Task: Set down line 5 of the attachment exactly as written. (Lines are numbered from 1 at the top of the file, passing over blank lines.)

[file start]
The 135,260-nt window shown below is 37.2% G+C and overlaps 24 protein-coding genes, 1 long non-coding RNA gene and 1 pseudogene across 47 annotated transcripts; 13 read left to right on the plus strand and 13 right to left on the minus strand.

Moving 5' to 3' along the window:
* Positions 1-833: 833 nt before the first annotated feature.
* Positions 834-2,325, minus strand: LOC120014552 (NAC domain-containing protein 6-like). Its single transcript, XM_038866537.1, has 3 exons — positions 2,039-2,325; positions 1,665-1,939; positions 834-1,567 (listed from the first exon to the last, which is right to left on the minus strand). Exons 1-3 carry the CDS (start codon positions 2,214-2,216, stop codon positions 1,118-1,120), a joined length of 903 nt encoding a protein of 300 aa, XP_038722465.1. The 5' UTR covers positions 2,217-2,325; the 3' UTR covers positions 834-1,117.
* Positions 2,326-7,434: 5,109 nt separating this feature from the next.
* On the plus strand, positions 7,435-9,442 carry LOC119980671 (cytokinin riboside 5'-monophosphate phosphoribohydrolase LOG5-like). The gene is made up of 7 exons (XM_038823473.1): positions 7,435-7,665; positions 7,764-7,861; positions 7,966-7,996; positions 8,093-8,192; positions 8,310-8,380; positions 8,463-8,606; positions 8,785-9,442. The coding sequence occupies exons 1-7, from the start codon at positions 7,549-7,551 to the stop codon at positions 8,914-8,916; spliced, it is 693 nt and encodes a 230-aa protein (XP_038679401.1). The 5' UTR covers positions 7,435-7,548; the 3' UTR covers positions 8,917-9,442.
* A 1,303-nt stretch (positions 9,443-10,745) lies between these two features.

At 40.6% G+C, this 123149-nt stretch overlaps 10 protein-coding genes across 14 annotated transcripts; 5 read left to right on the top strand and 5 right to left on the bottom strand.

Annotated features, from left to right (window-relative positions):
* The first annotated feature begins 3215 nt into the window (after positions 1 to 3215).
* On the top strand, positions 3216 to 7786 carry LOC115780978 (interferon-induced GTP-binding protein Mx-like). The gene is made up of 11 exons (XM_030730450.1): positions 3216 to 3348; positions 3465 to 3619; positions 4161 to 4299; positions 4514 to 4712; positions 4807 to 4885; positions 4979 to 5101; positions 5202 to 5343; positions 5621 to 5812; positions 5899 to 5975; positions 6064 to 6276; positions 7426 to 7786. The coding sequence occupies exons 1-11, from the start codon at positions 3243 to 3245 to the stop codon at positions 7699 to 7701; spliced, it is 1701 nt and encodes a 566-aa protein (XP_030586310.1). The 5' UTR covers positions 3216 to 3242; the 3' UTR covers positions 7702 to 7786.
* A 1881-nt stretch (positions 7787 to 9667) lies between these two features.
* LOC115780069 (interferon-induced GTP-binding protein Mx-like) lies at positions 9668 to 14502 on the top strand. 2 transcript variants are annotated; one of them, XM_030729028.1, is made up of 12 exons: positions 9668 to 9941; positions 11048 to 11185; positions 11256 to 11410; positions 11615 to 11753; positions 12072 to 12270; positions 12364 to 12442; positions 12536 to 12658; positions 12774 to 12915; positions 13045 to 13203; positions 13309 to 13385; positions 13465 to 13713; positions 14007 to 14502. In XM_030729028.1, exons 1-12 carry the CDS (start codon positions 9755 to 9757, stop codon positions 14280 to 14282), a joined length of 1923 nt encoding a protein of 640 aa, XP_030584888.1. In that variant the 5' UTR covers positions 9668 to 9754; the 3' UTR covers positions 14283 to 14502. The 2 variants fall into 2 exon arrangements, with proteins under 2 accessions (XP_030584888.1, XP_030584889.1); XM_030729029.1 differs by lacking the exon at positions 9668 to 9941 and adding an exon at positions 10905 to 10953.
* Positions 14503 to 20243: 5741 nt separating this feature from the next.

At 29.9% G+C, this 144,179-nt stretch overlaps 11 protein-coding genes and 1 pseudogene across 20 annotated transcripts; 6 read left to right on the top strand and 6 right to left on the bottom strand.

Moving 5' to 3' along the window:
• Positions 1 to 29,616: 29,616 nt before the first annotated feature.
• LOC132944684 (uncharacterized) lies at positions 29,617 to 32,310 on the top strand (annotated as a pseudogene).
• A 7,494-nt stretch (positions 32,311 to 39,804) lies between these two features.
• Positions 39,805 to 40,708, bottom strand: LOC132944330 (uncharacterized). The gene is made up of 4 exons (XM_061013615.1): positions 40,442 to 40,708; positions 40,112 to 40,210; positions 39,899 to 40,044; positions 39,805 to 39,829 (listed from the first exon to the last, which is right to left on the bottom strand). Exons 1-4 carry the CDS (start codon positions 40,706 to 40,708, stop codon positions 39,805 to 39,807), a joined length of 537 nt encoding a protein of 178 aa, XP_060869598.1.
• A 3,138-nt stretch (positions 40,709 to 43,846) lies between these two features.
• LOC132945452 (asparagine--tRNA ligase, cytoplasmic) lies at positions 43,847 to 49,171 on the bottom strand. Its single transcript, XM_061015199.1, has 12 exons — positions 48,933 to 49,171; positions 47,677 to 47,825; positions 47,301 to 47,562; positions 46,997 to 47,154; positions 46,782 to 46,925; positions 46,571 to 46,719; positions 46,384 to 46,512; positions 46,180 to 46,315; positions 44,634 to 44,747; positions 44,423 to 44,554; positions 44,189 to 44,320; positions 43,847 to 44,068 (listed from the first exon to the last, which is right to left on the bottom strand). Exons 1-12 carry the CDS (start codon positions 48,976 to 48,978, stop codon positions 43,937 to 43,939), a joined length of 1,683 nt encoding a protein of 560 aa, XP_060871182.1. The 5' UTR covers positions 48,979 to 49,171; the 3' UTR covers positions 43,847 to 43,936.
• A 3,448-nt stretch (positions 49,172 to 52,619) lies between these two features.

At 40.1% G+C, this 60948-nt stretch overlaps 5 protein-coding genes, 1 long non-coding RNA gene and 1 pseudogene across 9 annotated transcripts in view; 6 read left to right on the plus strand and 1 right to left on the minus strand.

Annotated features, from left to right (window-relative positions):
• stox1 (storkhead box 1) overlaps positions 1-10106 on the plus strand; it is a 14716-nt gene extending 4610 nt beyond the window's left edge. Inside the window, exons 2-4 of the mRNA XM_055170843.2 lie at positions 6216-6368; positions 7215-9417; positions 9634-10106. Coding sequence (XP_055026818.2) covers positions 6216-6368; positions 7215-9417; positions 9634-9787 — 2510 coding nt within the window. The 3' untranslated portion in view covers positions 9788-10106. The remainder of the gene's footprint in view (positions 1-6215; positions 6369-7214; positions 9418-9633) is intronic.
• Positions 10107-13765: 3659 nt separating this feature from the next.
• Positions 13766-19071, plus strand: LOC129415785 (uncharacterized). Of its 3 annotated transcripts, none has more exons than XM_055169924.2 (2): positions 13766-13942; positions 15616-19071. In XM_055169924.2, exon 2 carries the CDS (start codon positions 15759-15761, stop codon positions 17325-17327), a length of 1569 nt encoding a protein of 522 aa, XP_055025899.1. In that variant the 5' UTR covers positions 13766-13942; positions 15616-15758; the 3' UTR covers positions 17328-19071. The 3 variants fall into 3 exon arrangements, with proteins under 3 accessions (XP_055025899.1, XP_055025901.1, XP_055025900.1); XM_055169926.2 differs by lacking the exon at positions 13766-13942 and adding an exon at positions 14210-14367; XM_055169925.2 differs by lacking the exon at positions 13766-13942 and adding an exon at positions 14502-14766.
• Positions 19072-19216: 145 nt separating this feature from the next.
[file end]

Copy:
* Positions 2,326-7,434: 5,109 nt separating this feature from the next.